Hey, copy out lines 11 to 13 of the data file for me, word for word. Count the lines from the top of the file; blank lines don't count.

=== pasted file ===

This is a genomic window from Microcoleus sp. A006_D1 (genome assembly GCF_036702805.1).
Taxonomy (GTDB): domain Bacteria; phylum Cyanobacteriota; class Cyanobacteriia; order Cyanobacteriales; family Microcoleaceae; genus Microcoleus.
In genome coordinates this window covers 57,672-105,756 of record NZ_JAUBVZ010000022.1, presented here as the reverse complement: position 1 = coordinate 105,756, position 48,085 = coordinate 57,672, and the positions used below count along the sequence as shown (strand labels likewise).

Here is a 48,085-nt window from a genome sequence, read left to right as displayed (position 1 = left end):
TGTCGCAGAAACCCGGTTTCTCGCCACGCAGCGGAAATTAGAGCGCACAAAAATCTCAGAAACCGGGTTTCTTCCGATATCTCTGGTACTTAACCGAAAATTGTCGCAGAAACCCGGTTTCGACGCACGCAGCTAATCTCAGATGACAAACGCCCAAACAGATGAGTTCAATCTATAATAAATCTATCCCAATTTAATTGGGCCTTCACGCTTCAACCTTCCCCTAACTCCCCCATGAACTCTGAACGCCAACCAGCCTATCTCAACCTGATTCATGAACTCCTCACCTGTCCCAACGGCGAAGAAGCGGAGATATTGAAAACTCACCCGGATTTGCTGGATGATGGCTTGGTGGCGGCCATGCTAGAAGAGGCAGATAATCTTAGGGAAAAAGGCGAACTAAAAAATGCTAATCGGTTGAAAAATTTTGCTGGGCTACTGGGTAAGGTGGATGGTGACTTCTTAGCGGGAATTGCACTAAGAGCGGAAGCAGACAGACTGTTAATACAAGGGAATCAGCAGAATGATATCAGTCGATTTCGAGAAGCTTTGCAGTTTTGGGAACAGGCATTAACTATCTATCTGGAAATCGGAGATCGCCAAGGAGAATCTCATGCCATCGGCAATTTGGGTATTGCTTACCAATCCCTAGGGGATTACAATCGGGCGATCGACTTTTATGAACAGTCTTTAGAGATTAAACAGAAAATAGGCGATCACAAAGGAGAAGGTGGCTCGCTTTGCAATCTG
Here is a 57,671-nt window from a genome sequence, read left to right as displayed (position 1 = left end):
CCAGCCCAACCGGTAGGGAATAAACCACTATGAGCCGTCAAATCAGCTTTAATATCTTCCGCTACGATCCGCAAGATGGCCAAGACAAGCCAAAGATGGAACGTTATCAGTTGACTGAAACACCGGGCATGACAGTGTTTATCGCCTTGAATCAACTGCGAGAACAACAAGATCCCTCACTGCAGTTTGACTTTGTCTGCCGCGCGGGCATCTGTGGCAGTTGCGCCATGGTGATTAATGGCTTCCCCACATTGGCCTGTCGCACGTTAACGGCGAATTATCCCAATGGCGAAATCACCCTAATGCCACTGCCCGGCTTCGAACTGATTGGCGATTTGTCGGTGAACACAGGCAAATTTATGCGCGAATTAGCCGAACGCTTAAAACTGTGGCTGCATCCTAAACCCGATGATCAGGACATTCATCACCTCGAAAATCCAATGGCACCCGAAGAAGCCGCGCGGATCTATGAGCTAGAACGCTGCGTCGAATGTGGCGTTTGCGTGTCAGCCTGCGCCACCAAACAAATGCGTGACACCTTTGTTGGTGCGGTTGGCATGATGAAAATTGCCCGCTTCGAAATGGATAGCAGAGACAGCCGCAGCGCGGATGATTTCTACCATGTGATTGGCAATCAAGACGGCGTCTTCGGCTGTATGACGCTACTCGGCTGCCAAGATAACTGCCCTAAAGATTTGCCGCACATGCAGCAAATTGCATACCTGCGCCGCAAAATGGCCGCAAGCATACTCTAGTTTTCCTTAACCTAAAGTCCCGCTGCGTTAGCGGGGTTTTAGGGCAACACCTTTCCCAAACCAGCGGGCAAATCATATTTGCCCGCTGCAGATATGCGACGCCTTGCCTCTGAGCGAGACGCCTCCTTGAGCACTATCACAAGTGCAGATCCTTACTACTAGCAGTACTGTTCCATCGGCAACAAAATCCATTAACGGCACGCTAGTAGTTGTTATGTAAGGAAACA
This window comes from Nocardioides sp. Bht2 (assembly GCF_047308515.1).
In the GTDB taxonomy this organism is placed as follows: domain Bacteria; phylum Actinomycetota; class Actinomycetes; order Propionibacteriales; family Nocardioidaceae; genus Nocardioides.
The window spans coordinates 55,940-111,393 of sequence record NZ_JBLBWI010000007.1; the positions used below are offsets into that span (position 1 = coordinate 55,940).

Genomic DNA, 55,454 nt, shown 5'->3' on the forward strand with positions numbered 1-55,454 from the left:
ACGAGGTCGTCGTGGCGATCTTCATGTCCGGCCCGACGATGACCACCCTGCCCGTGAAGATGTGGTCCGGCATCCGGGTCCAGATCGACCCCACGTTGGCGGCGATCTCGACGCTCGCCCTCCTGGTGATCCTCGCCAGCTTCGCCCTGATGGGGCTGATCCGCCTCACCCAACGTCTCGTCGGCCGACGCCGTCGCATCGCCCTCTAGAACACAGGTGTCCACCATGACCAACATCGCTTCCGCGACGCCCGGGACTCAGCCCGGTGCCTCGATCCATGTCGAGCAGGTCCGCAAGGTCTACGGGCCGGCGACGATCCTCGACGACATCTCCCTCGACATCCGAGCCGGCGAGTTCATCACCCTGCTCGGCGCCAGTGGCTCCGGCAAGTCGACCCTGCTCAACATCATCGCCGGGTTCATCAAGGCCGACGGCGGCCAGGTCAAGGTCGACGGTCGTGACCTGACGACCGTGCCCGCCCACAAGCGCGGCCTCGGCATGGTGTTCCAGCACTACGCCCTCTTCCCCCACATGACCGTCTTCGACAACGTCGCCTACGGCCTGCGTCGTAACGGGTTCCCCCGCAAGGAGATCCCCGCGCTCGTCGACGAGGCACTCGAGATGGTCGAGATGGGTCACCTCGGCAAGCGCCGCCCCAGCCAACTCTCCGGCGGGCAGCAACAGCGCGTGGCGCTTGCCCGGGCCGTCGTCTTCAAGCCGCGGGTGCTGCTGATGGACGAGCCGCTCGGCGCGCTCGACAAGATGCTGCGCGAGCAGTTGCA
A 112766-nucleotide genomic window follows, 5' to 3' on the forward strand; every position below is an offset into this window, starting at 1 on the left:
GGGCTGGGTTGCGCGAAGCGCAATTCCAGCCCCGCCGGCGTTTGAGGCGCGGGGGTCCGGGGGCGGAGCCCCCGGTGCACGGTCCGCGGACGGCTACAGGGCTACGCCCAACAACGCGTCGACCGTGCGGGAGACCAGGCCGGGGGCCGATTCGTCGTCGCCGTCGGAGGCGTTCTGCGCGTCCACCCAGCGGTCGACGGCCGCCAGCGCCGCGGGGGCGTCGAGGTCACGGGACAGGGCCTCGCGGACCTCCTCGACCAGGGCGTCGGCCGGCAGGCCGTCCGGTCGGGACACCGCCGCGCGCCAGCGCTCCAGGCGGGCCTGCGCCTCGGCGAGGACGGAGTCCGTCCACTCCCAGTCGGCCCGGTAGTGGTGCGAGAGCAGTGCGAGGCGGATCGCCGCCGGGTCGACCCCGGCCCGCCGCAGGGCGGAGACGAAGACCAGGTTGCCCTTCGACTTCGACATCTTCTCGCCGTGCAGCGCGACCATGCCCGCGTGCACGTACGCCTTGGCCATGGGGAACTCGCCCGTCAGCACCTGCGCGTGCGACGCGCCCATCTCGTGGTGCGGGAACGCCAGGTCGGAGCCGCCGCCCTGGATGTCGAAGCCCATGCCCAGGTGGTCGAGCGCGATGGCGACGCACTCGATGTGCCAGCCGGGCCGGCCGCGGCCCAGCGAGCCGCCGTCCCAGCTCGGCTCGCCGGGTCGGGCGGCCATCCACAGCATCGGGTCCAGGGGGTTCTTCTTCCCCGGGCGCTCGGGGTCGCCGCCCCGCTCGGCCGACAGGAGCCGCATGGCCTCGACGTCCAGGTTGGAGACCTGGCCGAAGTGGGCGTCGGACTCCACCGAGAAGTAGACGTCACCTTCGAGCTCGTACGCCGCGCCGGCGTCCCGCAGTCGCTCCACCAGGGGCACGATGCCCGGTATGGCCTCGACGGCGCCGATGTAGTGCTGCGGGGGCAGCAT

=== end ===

Genomic DNA, 55,454 nt, shown 5'->3' on the forward strand with positions numbered 1-55,454 from the left:
ACGAGGTCGTCGTGGCGATCTTCATGTCCGGCCCGACGATGACCACCCTGCCCGTGAAGATGTGGTCCGGCATCCGGGTCCAGATCGACCCCACGTTGGCGGCGATCTCGACGCTCGCCCTCCTGGTGATCCTCGCCAGCTTCGCCCTGATGGGGCTGATCCGCCTCACCCAACGTCTCGTCGGCCGACGCCGTCGCATCGCCCTCTAGAACACAGGTGTCCACCATGACCAACATCGCTTCCGCGACGCCCGGGACTCAGCCCGGTGCCTCGATCCATGTCGAGCAGGTCCGCAAGGTCTACGGGCCGGCGACGATCCTCGACGACATCTCCCTCGACATCCGAGCCGGCGAGTTCATCACCCTGCTCGGCGCCAGTGGCTCCGGCAAGTCGACCCTGCTCAACATCATCGCCGGGTTCATCAAGGCCGACGGCGGCCAGGTCAAGGTCGACGGTCGTGACCTGACGACCGTGCCCGCCCACAAGCGCGGCCTCGGCATGGTGTTCCAGCACTACGCCCTCTTCCCCCACATGACCGTCTTCGACAACGTCGCCTACGGCCTGCGTCGTAACGGGTTCCCCCGCAAGGAGATCCCCGCGCTCGTCGACGAGGCACTCGAGATGGTCGAGATGGGTCACCTCGGCAAGCGCCGCCCCAGCCAACTCTCCGGCGGGCAGCAACAGCGCGTGGCGCTTGCCCGGGCCGTCGTCTTCAAGCCGCGGGTGCTGCTGATGGACGAGCCGCTCGGCGCGCTCGACAAGATGCTGCGCGAGCAGTTGCA
A 112766-nucleotide genomic window follows, 5' to 3' on the forward strand; every position below is an offset into this window, starting at 1 on the left: